In addition to making bitcoin more secure, satellites offer a spectacularly good way to transmit a signal to a whole bunch of people at once — something GPS satellites do all the time. This vastly simplifies the task of staying connected to the bitcoin network, particularly in remote places. Garzik explained that accessing BitSat would require a 6-foot satellite dish, a USB cable, and a couple thousand dollars worth of equipment. Sure, it's more than you can tackle during your lunch hour, but it's doable.
What this means functionally is that it would make sending money to your Mongolian yurt-dwelling buddy far more efficient. Normally, doing that would mean going to a bank, which would then transmit money across a global banking network run by the Belgium-based Society for Worldwide Interbank Financial Telecommunication to a Mongolian bank. Somewhere along the way, that payment would get converted into Mogolian tugriks. At each step, bankers would take their time and take a cut off the top for their troubles. Zapping over bitcoins cuts down on the time and eliminates the middle-man costs, which means you'd get your shipment of Mongolian horse milk cheaper and quicker.
But space-going bitcoin nodes can do much more. Since bitcoin is also a system for executing financial transactions — remember, it drives the taxi rather than simply riding in it — the nodes could in theory eliminate a lot of lawyers, banks, and other overhead costs involved with contracts. After all, the nodes can hold and distribute money, and verify information. And they're a whole lot more trustworthy than lawyers and bankers.
What if corporations could fire half their lawyers because the corporations didn't need them for a jillion different contracts involving moving money from place to place? Then a lot of those corporations would find themselves positively enthusiastic about using bitcoin. And if big companies are using bitcoin to move money around internally or between themselves and their vendors, they're going to be a lot more receptive to taking bitcoin at the cash register.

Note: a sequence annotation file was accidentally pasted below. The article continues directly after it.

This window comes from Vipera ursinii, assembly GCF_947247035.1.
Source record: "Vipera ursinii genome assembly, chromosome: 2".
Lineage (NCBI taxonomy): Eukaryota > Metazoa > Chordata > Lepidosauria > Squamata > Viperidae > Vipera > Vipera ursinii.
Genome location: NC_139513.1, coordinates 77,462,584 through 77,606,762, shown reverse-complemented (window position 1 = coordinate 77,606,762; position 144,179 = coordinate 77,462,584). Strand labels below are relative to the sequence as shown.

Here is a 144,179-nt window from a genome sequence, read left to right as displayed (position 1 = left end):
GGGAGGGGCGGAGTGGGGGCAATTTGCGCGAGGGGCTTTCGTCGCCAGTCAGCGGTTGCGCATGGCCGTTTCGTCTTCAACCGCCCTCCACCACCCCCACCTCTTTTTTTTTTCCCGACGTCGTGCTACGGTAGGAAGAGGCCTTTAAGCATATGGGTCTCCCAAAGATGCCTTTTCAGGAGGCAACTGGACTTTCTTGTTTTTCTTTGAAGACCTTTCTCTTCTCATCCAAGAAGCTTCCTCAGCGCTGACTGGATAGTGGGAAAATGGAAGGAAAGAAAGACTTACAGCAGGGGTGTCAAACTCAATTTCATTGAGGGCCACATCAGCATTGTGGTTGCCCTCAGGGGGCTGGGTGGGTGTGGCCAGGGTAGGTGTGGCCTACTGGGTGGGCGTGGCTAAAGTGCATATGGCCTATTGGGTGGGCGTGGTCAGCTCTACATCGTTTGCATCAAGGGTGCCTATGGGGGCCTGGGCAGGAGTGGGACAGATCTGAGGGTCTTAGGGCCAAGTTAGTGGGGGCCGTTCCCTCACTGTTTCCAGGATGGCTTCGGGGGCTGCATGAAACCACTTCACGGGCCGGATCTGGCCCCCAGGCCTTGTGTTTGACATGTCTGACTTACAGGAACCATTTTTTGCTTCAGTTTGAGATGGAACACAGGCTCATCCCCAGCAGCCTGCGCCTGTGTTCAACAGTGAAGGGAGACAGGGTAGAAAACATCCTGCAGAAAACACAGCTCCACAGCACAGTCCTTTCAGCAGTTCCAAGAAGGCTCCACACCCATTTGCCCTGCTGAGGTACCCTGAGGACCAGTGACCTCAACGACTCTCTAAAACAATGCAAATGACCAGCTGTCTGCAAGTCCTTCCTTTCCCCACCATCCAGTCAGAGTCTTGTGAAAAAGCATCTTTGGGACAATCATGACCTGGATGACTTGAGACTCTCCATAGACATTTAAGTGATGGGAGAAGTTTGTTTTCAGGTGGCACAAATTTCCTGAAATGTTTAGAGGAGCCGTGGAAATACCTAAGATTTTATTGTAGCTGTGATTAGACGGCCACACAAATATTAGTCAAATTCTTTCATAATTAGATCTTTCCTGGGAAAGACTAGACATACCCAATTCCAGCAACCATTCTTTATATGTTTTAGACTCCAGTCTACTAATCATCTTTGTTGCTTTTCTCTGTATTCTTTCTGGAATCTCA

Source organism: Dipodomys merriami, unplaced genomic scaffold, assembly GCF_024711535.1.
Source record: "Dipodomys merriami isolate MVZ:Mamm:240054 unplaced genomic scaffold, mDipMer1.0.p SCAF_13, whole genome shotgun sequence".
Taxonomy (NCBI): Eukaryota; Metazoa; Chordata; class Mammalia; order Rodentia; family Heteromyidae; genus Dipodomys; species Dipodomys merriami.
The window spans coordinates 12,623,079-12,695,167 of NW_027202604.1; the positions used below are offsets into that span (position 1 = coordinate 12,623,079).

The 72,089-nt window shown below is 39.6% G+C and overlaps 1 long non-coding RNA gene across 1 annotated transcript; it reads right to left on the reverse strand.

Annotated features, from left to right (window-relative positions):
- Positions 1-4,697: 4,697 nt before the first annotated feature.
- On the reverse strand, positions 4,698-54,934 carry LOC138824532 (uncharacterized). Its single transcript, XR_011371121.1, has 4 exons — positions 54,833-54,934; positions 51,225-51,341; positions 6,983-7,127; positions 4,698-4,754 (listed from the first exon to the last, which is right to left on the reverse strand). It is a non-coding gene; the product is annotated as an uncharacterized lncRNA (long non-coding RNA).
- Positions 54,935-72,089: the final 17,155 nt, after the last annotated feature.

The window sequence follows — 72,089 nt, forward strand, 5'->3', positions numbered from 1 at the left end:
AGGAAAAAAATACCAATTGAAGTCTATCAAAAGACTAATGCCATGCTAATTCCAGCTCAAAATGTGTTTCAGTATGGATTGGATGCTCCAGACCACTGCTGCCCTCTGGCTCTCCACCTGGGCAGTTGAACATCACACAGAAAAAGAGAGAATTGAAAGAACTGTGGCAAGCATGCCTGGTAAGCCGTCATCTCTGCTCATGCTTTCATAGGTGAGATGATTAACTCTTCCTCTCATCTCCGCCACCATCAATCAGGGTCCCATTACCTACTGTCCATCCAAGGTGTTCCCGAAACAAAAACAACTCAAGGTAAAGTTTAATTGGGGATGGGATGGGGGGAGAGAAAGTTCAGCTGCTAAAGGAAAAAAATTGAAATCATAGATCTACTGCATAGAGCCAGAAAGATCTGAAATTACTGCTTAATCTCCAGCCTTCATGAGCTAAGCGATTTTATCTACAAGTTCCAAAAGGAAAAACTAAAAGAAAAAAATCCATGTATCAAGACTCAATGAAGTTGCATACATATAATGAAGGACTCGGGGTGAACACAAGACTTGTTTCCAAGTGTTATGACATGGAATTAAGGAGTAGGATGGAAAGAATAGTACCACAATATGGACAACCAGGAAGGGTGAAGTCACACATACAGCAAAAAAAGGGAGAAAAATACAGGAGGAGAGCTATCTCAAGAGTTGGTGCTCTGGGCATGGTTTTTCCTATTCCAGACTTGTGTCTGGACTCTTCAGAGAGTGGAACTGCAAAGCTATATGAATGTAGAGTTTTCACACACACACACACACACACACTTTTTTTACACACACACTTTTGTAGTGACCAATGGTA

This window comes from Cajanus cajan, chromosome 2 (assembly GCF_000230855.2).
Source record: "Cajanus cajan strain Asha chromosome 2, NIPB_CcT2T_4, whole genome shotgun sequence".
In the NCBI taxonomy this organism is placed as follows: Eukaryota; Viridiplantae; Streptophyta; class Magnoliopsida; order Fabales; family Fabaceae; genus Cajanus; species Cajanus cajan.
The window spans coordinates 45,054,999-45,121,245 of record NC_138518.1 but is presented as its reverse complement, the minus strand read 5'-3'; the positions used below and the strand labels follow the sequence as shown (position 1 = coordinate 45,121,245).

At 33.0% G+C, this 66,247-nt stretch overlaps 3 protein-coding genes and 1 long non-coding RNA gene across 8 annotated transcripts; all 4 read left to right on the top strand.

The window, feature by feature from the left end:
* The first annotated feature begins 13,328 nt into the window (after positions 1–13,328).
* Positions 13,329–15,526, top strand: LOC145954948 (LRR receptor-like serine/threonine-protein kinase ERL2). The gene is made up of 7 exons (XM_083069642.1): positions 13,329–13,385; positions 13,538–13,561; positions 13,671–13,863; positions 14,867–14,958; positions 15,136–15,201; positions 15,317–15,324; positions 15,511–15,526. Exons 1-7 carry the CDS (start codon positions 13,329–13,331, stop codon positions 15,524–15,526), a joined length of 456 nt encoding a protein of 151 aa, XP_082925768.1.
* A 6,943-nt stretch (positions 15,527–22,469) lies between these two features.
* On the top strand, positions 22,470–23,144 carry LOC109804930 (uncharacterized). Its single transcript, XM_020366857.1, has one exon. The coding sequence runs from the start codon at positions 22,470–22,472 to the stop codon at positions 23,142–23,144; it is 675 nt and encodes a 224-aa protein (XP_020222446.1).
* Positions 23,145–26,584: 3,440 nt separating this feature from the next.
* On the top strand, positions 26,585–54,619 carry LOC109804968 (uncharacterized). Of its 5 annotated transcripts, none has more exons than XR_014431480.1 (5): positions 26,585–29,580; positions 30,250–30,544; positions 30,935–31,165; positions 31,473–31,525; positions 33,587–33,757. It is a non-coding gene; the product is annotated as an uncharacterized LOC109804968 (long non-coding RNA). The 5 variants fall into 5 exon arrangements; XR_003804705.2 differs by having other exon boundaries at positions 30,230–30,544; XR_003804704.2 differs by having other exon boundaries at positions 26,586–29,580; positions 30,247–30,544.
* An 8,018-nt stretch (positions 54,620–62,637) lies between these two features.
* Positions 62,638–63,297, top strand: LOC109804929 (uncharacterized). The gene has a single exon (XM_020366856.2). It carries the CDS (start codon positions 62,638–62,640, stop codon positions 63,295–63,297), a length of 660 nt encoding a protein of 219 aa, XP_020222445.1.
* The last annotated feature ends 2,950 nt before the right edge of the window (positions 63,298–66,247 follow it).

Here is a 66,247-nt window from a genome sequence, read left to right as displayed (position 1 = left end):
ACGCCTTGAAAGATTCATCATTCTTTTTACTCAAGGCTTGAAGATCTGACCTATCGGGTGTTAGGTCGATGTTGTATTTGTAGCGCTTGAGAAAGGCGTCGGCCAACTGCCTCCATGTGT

So putting bitcoin nodes in space can make bitcoin more secure, enable bitcoin transactions anywhere, and facilitate cheap and easy contracts. If a nation did all of that for its own currency, it would probably be hailed as an impressive financial infrastructure development.
But really, BitSat is just a proof-of-concept demonstration. The point of putting computers in orbit isn't actually to do financial things in space per se, but to show that there can be very powerful advantages to running computers in space.
"These satellites are applicable to any cryptocurrency — and more generally to any data processing, data storage, or data broadcast use case," Garzik said. "SnapChat could use these satellites as an encrypted message medium, a use case wholly unrelated to bitcoin or cryptocurrency."
So ultimately, BitSat is kind of like GPS, in that it's leveraging space in a new way, and in that people will take some time to fully realize all the cool things they can do with the technology. When GPS first went up, people didn't do much with the signal. Today, a glance at your smartphone will tell you the case is very different — the GPS industry is expected to be worth $26.2 billion in 2016. NASA's current budget is $18.4 billion.
In 2012, the world's total flow of goods, service, and finance reached $26 trillion. That could triple in the next decade. It's impossible to say what widespread adoption of space-based cryptocurrency tools will do for global financial flows, but getting even a tiny slice of that pie is going to make a big impact on finance, computation, and space, far beyond BitSat.
Follow Ryan Faith on Twitter: @Operation_Ryan